32. 32. POVERTY ERADICATION ACTION PLAN IV. POVERTY AND THE ANDHRA PRADESH CONTEXT POLICIES FOR FULFILLING TARGETS IN NON-INCOME DIMENSIONS OF POVERTY A. SOCIAL SECTOR EXPENDITURES The trends in social sector expenditures in A.P is positive. The Social Sector, is defined as the total of expenditure on ‘Social Services’ and ‘ Rural A.P. spent around 6 to Development’ as given in Central and State budgets. The head ‘Social 11 per cent of its GSDP Services’ includes, among other things, education, health & family welfare, on the social sector in water supply and sanitation. The expenditure under the head ‘Rural the last two decades. It Development’ (which is listed under ‘Economic Services’ in the budget may be noted that the classification) relates mostly to anti-poverty programmes. A.P. spent around impact on the outcomes 6 to 11 per cent of its GSDP on the social sector in the last two decades. It in social sector depends may be noted that the impact on the outcomes in social sector depends on on both and the both expenditures and on the effective utilization of these expenditures. effective utilization of these expenditure. B. EDUCATION There are three issues that the State is addressing in improving literacy and primary education in the State. First, is resources allocation to education particularly to primary education from the budget. Second, the quality of education in terms of curriculum, better infrastructure and improvement of teaching. Third, retaining children in the schools which is more difficult than enrolling them. The A.P. government has designed schemes such as ‘Mabadi’ (our school), ‘Chaduvkundam’ (back to school) and akshara sankranti to improve access to children and women of disadvantaged communities. Retaining of children in the schools needs intensive institutional arrangements such as social mobilization of the community on child labour and education. Such attempts are being made successfully at the micro level. 33 PSU-APRLP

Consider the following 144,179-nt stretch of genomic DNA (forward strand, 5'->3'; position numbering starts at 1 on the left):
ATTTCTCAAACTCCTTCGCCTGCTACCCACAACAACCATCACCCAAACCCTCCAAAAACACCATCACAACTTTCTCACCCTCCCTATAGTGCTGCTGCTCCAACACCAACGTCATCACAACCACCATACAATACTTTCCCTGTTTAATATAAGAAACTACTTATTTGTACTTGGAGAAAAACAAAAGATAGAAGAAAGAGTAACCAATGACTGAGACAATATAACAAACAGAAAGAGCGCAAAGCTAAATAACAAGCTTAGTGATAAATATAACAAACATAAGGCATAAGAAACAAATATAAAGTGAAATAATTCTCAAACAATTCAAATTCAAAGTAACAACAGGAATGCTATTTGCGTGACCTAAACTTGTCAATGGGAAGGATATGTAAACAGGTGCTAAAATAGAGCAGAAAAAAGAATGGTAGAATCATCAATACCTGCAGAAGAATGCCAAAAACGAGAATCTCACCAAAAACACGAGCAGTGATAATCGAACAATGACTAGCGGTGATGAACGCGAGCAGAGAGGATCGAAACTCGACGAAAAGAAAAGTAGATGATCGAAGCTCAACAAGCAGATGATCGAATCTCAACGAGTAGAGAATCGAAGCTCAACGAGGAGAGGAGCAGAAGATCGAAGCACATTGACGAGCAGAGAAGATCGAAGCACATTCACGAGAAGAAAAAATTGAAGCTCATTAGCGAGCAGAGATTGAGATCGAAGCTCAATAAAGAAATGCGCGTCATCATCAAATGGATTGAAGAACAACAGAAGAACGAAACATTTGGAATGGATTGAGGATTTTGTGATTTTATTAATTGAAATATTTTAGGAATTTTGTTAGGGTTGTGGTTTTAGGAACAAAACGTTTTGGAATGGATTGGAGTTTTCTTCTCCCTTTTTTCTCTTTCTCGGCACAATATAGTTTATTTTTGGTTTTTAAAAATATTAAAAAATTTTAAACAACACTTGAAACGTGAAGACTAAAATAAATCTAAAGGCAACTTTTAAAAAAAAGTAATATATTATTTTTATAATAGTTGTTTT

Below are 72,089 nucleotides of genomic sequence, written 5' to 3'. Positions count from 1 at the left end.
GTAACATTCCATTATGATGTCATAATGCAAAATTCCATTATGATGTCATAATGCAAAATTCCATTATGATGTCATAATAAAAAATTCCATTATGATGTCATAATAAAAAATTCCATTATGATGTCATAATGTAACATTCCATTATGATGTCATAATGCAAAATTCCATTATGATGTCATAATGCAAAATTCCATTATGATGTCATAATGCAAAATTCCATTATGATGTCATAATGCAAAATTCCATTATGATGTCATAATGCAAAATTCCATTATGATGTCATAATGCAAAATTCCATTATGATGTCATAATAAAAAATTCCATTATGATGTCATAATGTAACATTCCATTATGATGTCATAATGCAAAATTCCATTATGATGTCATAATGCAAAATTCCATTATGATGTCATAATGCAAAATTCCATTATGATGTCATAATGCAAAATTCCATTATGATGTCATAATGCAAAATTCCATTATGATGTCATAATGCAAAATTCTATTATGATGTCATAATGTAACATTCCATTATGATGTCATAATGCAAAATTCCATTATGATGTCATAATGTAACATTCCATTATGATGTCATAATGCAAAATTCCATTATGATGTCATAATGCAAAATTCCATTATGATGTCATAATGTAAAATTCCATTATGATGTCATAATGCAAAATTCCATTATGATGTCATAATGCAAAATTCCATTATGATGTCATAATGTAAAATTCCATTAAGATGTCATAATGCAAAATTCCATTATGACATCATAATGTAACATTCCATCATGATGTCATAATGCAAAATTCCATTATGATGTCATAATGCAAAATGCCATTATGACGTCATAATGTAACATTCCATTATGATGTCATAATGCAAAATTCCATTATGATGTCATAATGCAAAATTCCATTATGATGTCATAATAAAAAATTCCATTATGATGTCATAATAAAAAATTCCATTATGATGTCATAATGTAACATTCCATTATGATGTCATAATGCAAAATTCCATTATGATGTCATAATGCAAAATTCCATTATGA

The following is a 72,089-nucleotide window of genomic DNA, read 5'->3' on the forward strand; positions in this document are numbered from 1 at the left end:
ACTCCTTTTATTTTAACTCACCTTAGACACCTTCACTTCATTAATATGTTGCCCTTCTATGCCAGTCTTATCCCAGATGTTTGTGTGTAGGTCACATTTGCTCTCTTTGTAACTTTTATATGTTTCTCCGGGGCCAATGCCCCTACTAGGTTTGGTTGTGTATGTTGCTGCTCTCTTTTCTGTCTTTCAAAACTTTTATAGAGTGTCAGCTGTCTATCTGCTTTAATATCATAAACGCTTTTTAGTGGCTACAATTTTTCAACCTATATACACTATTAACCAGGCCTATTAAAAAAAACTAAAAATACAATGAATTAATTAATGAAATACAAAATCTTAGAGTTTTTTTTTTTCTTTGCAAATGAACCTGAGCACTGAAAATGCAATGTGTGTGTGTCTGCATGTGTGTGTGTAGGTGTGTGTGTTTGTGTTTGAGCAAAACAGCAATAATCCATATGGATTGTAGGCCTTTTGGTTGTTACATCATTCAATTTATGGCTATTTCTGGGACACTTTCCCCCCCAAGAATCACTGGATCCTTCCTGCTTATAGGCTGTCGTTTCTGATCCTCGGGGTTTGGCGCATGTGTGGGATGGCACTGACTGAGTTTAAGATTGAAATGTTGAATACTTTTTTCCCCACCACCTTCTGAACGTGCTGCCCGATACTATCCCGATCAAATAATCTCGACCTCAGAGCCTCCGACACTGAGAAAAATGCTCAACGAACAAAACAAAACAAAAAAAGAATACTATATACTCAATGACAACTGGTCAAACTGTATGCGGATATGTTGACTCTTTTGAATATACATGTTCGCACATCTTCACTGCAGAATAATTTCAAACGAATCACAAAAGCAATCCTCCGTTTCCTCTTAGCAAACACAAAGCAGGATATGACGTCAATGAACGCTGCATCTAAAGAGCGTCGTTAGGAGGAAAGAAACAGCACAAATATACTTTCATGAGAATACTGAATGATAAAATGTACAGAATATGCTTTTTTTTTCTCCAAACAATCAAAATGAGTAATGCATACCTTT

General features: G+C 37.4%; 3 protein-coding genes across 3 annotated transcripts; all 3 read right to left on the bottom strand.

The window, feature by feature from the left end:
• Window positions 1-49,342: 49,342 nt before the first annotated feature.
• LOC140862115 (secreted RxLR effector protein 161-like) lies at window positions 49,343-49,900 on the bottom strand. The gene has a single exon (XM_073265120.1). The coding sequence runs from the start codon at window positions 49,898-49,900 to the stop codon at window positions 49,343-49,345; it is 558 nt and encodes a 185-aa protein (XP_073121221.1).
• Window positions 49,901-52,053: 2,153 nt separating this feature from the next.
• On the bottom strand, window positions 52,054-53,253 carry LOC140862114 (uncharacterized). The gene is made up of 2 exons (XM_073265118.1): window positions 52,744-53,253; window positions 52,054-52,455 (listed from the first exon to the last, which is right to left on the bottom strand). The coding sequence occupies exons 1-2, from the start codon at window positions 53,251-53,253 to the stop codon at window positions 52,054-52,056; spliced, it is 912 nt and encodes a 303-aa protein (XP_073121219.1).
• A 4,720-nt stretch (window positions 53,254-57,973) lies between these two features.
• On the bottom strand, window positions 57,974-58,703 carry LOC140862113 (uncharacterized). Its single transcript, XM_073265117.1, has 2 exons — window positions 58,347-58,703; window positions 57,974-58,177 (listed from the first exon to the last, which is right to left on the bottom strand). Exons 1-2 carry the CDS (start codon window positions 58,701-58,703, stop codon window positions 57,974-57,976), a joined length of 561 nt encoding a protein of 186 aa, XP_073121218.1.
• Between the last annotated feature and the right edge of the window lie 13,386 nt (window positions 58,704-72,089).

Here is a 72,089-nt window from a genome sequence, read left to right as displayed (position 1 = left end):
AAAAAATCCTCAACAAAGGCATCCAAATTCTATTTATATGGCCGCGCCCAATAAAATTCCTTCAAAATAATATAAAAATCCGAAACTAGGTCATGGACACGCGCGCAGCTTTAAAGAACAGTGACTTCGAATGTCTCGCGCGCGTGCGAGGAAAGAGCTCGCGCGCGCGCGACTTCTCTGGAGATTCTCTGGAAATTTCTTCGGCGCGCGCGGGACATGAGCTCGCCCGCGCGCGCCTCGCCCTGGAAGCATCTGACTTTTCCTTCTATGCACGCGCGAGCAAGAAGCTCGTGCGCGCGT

33. 33. POVERTY ERADICATION ACTION PLAN IV. POVERTY AND THE ANDHRA PRADESH CONTEXT EDUCATION FOR ALL MISSION Vision 2020 of Andhra Pradesh states that "Andhra Pradesh will not be just a literate society, but a knowledge society capable of meeting the challenges posed by the 21st century. It will be a state in which every person will be able to realise his or her full potential through access to edu- cational opportunities regardless of the class or region to which he or she belongs". To achieve the goals of Universalisation of Elementary Education (UEE) and Universalisation of Adult Education (UAE), Government of A.P has constituted a State-level-Education-for-All Mission. The Mission’s objectives are: • To review the existing situation in the state in regard to literacy. • To identify areas of strength and critical areas of weakness. • To review all ongoing programmes relating to universalisation of elementary educa- tion and adult literacy in the state and suggest measures for coordinating, integrating and strengthening them to achieve the best results. • To suggest measures to control dropout rate, promote retention, and improve quality at both primary and secondary levels in schools. • To draw upon the best national and international practices in literacy and school edu- cation identify new strategies and approaches to achieve the Vision 2020 objectives in the state. • To draw up a coordinated plan for promoting education among disadvantaged groups, in particular girls, minority communities, SCs and STs, Girl Child in remote tribal areas. C. HEALTH Great stress has been placed on improving the major element of public healthcare, i.e. the Primary Health Centres. Hospital Advisory Committees have been created and active public healthcare system managements. PSU-APRLP 34